By Christine Flowers, Delaware County Daily Times
If “A” hurts me, I am his victim and have the right to sue him in a court of law for damages. If what “A” did also amounts to a criminal act, he can be prosecuted and, if found guilty, sentenced to a long prison term.
But this only works if there is a legitimate nexus between what “A” did and the harm I presumably suffered. Even if “A” violated some other legal obligation for which he could be held responsible, I can’t attempt to make him pay for a crime he didn’t commit, the one that caused me pain.
That’s the case even if my injuries are real and easily proven. Because the American criminal justice system doesn’t believe in making one person pay for the crimes of another, no matter how satisfying that would be for the people who were unjustly wronged. We don’t “prosecute by proxy.”
Well, we usually don’t. But when it comes to the Catholic Church, the rules are completely suspended. In the wake of the verifiably horrific allegations of sexual abuse by priests and the equally horrific cover ups by the hierarchy, prosecutors have decided that the public is willing to overlook legal niceties like due process and transparency and want anyone even tangentially connected to the abuse to be punished.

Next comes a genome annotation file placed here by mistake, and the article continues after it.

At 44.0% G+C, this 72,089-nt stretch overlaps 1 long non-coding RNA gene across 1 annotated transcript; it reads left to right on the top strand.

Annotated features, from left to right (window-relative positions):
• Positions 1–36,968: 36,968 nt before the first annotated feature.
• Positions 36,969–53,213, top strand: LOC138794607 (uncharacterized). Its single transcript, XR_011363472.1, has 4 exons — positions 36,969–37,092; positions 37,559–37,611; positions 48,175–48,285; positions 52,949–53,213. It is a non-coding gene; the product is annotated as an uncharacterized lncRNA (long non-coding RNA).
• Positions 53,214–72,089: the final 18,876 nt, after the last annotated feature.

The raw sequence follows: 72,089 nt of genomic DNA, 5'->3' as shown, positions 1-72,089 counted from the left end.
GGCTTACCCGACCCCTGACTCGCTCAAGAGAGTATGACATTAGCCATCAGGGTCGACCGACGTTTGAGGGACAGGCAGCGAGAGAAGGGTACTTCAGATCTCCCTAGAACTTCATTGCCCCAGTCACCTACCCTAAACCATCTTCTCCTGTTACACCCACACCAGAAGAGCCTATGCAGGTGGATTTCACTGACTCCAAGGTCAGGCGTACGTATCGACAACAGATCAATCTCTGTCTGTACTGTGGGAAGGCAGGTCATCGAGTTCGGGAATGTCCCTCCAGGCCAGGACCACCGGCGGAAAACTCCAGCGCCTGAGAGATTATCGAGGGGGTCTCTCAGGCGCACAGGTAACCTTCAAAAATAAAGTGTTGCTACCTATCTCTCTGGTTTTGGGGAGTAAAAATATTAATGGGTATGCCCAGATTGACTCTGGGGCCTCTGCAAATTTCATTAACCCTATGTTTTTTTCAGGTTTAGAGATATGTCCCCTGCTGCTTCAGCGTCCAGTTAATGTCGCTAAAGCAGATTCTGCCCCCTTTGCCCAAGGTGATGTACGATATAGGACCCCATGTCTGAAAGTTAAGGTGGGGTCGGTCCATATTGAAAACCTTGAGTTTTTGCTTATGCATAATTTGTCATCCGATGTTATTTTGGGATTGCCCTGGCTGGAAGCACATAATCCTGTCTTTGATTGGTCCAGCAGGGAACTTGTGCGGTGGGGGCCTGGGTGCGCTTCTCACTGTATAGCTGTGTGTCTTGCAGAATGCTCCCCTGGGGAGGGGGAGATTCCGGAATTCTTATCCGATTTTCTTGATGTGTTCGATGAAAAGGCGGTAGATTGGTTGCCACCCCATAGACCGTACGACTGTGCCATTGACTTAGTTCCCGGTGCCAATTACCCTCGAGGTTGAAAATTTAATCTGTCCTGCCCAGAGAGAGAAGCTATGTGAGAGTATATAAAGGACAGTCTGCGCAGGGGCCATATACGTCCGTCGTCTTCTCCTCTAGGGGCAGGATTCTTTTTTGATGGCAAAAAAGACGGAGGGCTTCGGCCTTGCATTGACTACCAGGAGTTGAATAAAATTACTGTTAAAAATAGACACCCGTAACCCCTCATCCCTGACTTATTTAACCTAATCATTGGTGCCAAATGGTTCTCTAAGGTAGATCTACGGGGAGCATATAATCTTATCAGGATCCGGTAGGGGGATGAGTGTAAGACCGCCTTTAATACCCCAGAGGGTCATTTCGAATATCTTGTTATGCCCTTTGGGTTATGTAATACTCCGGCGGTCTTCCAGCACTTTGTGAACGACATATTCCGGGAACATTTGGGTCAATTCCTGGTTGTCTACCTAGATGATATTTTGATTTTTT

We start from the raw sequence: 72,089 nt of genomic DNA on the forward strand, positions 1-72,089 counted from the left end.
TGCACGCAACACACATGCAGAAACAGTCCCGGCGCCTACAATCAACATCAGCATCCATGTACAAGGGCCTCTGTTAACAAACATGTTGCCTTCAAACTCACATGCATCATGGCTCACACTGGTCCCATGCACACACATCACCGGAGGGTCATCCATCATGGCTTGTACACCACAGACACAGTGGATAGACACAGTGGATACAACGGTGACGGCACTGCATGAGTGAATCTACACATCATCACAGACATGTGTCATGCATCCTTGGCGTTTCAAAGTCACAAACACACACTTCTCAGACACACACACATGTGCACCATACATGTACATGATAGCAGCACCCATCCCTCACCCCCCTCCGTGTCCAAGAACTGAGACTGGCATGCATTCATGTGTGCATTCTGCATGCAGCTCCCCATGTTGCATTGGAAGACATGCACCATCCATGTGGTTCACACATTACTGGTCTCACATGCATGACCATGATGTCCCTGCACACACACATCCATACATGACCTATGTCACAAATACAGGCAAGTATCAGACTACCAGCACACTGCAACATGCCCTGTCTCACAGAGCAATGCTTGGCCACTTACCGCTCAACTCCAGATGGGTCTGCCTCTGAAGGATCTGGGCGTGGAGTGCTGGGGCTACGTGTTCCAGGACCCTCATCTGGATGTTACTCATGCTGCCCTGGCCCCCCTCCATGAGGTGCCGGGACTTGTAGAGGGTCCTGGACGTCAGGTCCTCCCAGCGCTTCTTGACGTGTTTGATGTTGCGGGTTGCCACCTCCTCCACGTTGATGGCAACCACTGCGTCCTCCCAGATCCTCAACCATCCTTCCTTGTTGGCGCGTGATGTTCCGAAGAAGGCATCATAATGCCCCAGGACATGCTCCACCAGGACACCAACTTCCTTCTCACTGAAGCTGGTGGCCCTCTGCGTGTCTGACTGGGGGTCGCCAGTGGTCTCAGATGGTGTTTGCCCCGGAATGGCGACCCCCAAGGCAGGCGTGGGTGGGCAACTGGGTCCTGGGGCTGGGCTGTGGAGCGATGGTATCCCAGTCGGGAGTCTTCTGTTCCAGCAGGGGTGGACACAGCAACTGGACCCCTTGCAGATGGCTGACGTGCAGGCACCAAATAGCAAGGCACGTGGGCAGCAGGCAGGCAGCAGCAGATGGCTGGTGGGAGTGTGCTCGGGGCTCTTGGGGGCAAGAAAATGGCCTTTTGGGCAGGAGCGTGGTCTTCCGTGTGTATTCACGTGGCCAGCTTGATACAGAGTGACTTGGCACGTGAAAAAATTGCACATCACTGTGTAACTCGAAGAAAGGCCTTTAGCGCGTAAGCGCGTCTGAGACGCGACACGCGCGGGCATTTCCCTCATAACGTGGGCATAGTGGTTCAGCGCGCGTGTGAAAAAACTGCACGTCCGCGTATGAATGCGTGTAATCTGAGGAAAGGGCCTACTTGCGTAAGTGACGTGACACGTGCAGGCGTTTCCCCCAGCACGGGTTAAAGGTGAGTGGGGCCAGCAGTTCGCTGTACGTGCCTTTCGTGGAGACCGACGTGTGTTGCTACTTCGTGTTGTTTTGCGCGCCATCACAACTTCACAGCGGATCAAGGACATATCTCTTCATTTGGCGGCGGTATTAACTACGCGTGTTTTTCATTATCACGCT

Note: This is an Abuse Tracker excerpt. Click the title to view the full text of the original article. If the original article is no longer available, see our News Archive.